Background: Implementation science comprises a large set of theories suggesting interacting factors at different organisational levels. Development of literature syntheses and frameworks for implementation have contributed to comprehensive descriptions of implementation. However, corresponding instruments for measuring these comprehensive descriptions are currently lacking. The present study aimed to develop an instrument measuring care providers' perceptions of an implementation effort, and to explore the instrument's psychometric properties.
Methods: Based on existing implementation literature, a questionnaire was designed with items on individual and team factors and on stages of change in an implementation process. The instrument was tested in a Norwegian study on implementation of evidence based practices for psychosis. Item analysis, factor structure, and internal consistency at baseline were examined.
Results: The 27-item Implementation Process Assessment Tool (IPAT) revealed large variation between mean score of the items. The total scale scores were widely dispersed across respondents. Internal consistency for the total scale was high (Cronbach's alpha: .962), and all but one item contributed positively to the construct. The results indicated four underlying constructs: individual stages for behavioural change, individual activities and perceived support, collective readiness and support, and individual perceptions of the intervention.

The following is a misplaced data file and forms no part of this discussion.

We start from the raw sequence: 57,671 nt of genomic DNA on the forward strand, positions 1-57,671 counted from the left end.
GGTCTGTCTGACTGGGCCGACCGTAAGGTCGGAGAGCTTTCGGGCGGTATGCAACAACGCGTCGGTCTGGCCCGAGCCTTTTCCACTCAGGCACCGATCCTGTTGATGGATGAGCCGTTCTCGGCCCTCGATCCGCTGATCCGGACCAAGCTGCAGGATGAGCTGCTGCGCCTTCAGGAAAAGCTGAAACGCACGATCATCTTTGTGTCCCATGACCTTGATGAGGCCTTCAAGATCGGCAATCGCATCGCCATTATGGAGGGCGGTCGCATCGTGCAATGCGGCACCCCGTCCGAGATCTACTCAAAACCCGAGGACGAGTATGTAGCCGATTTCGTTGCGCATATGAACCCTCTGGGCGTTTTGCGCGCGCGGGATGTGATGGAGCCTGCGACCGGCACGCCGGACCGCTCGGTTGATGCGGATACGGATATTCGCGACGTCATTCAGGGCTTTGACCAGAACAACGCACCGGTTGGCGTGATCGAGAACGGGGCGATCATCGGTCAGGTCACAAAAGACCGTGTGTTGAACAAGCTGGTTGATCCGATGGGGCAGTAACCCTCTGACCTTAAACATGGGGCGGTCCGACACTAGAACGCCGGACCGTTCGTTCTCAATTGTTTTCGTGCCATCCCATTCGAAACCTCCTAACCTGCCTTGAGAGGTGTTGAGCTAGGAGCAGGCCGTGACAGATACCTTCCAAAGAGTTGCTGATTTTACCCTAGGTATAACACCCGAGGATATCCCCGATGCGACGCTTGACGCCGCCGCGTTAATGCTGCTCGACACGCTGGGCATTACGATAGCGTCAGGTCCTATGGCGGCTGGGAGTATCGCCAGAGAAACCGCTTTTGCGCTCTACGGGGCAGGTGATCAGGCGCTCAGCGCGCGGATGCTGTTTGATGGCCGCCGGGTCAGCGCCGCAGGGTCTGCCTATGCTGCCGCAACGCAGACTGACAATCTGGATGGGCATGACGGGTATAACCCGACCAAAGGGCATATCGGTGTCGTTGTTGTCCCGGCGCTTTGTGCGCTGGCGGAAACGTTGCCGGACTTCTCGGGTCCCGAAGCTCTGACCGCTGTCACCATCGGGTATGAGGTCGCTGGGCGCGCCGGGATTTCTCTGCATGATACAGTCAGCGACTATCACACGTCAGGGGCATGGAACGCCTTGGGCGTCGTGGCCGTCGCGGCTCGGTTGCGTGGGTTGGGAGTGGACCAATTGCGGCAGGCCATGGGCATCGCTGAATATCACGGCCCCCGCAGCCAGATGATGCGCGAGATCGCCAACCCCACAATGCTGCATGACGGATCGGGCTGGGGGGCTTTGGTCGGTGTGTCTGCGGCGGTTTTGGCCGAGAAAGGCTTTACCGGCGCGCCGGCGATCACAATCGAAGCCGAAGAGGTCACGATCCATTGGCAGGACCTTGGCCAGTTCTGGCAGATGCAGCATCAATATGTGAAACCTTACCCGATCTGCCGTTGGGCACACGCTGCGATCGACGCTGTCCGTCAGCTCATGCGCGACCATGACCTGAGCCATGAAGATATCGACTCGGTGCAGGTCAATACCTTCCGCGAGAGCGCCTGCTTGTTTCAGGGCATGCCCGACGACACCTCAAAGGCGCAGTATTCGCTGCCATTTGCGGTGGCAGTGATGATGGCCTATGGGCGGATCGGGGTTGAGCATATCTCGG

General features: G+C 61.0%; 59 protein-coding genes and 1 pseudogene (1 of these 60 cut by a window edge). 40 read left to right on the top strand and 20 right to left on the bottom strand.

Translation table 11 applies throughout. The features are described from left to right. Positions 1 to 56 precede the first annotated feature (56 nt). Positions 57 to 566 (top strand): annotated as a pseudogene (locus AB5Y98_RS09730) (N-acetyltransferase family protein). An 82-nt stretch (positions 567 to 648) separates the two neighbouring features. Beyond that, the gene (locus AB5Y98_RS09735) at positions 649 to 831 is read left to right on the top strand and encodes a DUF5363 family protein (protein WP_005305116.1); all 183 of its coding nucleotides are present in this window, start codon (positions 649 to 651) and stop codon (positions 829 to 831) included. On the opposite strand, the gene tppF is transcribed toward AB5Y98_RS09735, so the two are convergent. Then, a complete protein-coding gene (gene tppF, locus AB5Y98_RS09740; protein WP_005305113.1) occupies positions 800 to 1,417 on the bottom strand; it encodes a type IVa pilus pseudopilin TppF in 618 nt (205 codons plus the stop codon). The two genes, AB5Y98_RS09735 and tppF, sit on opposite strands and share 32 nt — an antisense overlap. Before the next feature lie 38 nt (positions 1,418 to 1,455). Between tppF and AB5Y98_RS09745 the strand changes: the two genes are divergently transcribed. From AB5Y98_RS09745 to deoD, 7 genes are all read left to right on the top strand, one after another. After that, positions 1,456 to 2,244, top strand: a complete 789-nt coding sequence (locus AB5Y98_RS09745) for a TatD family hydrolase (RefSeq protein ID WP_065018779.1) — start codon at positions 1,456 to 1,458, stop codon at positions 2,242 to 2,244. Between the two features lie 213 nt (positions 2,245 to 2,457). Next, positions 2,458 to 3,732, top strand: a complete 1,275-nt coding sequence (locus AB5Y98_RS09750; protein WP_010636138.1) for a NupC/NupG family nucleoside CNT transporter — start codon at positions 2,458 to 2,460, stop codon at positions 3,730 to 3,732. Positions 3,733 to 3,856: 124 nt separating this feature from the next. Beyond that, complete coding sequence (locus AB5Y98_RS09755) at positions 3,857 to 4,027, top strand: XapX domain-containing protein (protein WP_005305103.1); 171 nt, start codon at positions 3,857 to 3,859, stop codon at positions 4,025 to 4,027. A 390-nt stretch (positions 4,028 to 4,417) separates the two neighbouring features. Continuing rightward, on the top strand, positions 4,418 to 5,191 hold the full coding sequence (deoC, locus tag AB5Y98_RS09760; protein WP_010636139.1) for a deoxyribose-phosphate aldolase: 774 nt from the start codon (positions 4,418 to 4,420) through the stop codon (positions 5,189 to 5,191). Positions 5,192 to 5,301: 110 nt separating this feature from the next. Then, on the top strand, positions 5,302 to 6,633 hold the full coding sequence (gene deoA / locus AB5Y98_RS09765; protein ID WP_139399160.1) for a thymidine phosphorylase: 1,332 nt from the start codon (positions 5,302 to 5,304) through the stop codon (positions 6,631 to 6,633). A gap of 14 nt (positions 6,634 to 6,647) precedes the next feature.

Conclusions: The IPAT appears to be a feasible instrument for investigating the implementation process from the perspective of those making the change. It can enable examination of the relative importance of factors thought to be essential for implementation outcomes. It may also provide ongoing feedback for leaders tailoring support for teams to improve implementation. However, further research is needed to detect the instrument's properties later in the implementation process and in different contexts.
Trial registration: ClinicalTrials.gov code NCT03271242 (retrospective registered September 5, 2017).
Keywords: Implementation; Quality improvement; Readiness.